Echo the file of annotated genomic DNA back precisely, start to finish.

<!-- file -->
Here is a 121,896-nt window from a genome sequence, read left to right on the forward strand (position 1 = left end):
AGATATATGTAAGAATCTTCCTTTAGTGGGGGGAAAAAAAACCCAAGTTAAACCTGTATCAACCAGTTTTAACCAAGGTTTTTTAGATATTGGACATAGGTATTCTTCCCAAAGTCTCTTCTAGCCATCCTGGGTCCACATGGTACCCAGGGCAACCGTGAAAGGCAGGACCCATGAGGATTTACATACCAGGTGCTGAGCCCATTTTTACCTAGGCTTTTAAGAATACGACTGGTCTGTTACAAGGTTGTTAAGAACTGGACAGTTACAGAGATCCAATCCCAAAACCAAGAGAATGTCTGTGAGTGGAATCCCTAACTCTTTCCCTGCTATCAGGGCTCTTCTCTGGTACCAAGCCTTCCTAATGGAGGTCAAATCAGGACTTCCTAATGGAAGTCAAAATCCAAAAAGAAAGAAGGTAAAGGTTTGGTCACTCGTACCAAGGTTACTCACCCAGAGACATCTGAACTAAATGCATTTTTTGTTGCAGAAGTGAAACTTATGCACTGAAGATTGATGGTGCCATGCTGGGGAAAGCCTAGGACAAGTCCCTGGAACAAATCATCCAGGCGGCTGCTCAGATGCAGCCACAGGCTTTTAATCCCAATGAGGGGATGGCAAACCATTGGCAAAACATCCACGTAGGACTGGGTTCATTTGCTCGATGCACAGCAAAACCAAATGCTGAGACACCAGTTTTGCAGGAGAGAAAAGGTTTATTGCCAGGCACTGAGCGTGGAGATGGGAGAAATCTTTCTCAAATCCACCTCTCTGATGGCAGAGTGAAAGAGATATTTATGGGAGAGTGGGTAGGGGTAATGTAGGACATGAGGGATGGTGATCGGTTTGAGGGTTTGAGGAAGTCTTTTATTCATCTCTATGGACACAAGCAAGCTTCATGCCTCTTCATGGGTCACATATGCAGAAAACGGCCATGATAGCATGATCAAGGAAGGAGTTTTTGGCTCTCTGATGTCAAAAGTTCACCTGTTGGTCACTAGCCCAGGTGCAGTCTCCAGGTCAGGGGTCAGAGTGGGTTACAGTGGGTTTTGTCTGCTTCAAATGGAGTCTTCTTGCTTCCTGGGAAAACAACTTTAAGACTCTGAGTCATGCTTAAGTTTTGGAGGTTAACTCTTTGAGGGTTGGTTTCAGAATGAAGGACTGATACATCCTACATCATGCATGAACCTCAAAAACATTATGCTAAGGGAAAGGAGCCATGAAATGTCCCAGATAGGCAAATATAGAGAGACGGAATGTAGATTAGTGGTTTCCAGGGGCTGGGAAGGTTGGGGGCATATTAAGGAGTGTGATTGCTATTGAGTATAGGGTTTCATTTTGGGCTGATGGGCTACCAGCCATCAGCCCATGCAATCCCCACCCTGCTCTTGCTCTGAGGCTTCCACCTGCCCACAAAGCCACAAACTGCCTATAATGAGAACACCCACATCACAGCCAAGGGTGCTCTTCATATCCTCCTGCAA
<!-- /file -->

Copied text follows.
Here is a 121,896-nt window from a genome sequence, read left to right on the forward strand (position 1 = left end):
AGATATATGTAAGAATCTTCCTTTAGTGGGGGGAAAAAAAACCCAAGTTAAACCTGTATCAACCAGTTTTAACCAAGGTTTTTTAGATATTGGACATAGGTATTCTTCCCAAAGTCTCTTCTAGCCATCCTGGGTCCACATGGTACCCAGGGCAACCGTGAAAGGCAGGACCCATGAGGATTTACATACCAGGTGCTGAGCCCATTTTTACCTAGGCTTTTAAGAATACGACTGGTCTGTTACAAGGTTGTTAAGAACTGGACAGTTACAGAGATCCAATCCCAAAACCAAGAGAATGTCTGTGAGTGGAATCCCTAACTCTTTCCCTGCTATCAGGGCTCTTCTCTGGTACCAAGCCTTCCTAATGGAGGTCAAATCAGGACTTCCTAATGGAAGTCAAAATCCAAAAAGAAAGAAGGTAAAGGTTTGGTCACTCGTACCAAGGTTACTCACCCAGAGACATCTGAACTAAATGCATTTTTTGTTGCAGAAGTGAAACTTATGCACTGAAGATTGATGGTGCCATGCTGGGGAAAGCCTAGGACAAGTCCCTGGAACAAATCATCCAGGCGGCTGCTCAGATGCAGCCACAGGCTTTTAATCCCAATGAGGGGATGGCAAACCATTGGCAAAACATCCACGTAGGACTGGGTTCATTTGCTCGATGCACAGCAAAACCAAATGCTGAGACACCAGTTTTGCAGGAGAGAAAAGGTTTATTGCCAGGCACTGAGCGTGGAGATGGGAGAAATCTTTCTCAAATCCACCTCTCTGATGGCAGAGTGAAAGAGATATTTATGGGAGAGTGGGTAGGGGTAATGTAGGACATGAGGGATGGTGATCGGTTTGAGGGTTTGAGGAAGTCTTTTATTCATCTCTATGGACACAAGCAAGCTTCATGCCTCTTCATGGGTCACATATGCAGAAAACGGCCATGATAGCATGATCAAGGAAGGAGTTTTTGGCTCTCTGATGTCAAAAGTTCACCTGTTGGTCACTAGCCCAGGTGCAGTCTCCAGGTCAGGGGTCAGAGTGGGTTACAGTGGGTTTTGTCTGCTTCAAATGGAGTCTTCTTGCTTCCTGGGAAAACAACTTTAAGACTCTGAGTCATGCTTAAGTTTTGGAGGTTAACTCTTTGAGGGTTGGTTTCAGAATGAAGGACTGATACATCCTACATCATGCATGAACCTCAAAAACATTATGCTAAGGGAAAGGAGCCATGAAATGTCCCAGATAGGCAAATATAGAGAGACGGAATGTAGATTAGTGGTTTCCAGGGGCTGGGAAGGTTGGGGGCATATTAAGGAGTGTGATTGCTATTGAGTATAGGGTTTCATTTTGGGCTGATGGGCTACCAGCCATCAGCCCATGCAATCCCCACCCTGCTCTTGCTCTGAGGCTTCCACCTGCCCACAAAGCCACAAACTGCCTATAATGAGAACACCCACATCACAGCCAAGGGTGCTCTTCATATCCTCCTGCAA